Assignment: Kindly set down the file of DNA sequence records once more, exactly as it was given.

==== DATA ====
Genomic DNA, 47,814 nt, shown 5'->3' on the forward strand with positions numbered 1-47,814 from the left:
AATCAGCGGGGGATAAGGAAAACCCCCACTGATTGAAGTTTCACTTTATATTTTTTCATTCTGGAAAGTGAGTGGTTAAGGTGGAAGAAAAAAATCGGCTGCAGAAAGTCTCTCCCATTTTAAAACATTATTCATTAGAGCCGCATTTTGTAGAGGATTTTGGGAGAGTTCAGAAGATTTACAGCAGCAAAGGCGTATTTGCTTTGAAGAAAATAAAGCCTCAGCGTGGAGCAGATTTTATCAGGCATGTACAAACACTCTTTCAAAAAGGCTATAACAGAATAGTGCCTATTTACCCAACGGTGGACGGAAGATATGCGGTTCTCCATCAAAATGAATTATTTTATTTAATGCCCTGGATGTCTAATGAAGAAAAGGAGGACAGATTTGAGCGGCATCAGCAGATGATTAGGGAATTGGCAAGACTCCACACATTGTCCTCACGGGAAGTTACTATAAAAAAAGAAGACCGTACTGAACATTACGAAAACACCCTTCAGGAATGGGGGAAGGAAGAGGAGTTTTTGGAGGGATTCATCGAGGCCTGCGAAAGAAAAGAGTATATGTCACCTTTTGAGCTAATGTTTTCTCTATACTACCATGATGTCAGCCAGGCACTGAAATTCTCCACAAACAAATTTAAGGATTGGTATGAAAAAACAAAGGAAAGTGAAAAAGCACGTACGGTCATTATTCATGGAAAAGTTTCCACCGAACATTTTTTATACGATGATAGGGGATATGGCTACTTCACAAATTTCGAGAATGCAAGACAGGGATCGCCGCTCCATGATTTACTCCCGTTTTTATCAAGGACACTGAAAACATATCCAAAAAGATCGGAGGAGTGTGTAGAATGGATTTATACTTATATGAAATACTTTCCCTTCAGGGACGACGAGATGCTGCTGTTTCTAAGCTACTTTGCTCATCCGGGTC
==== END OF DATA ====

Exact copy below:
Genomic DNA, 47,814 nt, shown 5'->3' on the forward strand with positions numbered 1-47,814 from the left:
AATCAGCGGGGGATAAGGAAAACCCCCACTGATTGAAGTTTCACTTTATATTTTTTCATTCTGGAAAGTGAGTGGTTAAGGTGGAAGAAAAAAATCGGCTGCAGAAAGTCTCTCCCATTTTAAAACATTATTCATTAGAGCCGCATTTTGTAGAGGATTTTGGGAGAGTTCAGAAGATTTACAGCAGCAAAGGCGTATTTGCTTTGAAGAAAATAAAGCCTCAGCGTGGAGCAGATTTTATCAGGCATGTACAAACACTCTTTCAAAAAGGCTATAACAGAATAGTGCCTATTTACCCAACGGTGGACGGAAGATATGCGGTTCTCCATCAAAATGAATTATTTTATTTAATGCCCTGGATGTCTAATGAAGAAAAGGAGGACAGATTTGAGCGGCATCAGCAGATGATTAGGGAATTGGCAAGACTCCACACATTGTCCTCACGGGAAGTTACTATAAAAAAAGAAGACCGTACTGAACATTACGAAAACACCCTTCAGGAATGGGGGAAGGAAGAGGAGTTTTTGGAGGGATTCATCGAGGCCTGCGAAAGAAAAGAGTATATGTCACCTTTTGAGCTAATGTTTTCTCTATACTACCATGATGTCAGCCAGGCACTGAAATTCTCCACAAACAAATTTAAGGATTGGTATGAAAAAACAAAGGAAAGTGAAAAAGCACGTACGGTCATTATTCATGGAAAAGTTTCCACCGAACATTTTTTATACGATGATAGGGGATATGGCTACTTCACAAATTTCGAGAATGCAAGACAGGGATCGCCGCTCCATGATTTACTCCCGTTTTTATCAAGGACACTGAAAACATATCCAAAAAGATCGGAGGAGTGTGTAGAATGGATTTATACTTATATGAAATACTTTCCCTTCAGGGACGACGAGATGCTGCTGTTTCTAAGCTACTTTGCTCATCCGGGTC